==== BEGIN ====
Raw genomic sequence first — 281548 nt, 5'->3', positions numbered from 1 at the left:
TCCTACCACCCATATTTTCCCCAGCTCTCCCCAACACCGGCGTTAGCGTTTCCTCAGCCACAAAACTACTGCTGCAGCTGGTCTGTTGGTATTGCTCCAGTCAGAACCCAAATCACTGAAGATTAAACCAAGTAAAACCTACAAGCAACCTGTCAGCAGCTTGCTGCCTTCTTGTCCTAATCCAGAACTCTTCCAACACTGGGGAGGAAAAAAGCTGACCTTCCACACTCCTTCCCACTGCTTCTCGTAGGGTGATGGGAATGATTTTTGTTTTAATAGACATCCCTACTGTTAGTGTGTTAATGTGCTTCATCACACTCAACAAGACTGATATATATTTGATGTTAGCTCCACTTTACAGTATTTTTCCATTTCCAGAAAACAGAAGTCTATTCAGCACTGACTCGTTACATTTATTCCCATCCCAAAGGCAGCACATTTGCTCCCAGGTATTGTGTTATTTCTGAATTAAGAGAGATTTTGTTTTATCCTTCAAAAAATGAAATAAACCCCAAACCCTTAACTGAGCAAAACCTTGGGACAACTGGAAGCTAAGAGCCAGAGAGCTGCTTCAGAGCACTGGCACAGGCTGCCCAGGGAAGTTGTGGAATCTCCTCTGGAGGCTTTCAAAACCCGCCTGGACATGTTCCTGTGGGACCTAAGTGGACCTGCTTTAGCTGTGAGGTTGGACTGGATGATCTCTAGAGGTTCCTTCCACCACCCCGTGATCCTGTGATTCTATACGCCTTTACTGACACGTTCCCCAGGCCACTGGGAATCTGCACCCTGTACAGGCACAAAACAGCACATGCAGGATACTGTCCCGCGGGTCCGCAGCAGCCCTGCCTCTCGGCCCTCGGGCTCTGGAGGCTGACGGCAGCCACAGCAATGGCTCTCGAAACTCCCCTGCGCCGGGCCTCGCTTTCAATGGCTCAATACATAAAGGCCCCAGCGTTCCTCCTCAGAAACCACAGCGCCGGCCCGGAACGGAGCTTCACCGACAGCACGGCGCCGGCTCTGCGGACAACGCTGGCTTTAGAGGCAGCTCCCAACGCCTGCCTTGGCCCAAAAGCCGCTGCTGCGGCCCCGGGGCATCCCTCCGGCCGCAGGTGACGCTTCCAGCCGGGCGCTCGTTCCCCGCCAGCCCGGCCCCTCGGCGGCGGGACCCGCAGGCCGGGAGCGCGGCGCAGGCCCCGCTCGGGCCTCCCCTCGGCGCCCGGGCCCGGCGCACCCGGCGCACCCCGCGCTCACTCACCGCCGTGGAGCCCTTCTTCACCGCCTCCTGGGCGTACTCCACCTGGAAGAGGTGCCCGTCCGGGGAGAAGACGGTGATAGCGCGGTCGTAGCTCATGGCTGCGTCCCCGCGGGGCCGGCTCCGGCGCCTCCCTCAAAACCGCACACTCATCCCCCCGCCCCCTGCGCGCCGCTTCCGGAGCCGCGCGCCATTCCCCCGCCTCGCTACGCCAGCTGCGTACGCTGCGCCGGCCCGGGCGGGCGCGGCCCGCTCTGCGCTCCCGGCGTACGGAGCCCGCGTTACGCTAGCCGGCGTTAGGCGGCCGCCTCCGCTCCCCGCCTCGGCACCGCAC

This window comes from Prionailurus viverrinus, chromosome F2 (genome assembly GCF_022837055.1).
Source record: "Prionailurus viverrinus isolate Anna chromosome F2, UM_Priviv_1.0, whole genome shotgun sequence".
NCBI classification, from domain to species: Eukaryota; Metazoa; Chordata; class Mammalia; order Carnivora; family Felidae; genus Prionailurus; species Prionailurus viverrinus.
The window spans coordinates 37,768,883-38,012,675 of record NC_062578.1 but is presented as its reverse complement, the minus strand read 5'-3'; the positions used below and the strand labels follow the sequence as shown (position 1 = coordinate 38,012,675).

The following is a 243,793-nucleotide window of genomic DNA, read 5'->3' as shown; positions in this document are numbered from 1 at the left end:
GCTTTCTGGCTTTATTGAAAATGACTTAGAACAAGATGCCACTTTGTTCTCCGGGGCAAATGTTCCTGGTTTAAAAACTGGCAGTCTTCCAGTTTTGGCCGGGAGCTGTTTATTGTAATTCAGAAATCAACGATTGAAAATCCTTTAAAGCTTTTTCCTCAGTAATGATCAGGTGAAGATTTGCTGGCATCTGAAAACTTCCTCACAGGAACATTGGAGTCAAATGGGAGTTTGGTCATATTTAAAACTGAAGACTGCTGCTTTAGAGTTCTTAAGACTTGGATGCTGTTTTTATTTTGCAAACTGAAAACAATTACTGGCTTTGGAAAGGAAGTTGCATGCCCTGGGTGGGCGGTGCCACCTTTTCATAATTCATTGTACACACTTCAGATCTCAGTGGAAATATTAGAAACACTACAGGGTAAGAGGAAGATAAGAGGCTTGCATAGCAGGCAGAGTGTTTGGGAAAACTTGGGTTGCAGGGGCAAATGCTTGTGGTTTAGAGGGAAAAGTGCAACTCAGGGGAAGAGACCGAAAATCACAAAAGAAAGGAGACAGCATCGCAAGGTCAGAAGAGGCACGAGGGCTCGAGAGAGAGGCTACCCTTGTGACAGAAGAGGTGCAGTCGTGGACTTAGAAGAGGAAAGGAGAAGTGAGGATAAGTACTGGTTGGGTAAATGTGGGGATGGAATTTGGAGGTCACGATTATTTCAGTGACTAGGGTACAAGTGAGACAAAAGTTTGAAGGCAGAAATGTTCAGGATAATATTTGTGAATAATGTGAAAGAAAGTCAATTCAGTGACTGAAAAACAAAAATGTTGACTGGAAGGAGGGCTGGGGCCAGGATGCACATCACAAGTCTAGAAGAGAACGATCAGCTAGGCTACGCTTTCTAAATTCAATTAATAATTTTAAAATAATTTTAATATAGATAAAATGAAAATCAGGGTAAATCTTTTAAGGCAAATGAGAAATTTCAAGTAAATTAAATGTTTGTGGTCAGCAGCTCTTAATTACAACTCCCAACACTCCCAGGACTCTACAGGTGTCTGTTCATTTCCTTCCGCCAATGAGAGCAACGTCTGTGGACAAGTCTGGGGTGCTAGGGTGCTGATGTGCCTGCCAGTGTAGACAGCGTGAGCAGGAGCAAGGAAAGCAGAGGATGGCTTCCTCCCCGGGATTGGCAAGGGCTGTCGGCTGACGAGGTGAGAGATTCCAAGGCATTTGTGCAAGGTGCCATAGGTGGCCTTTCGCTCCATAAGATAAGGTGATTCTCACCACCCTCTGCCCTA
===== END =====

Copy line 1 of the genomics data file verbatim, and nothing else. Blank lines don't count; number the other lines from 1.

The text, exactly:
Raw genomic sequence first — 281548 nt, 5'->3', positions numbered from 1 at the left: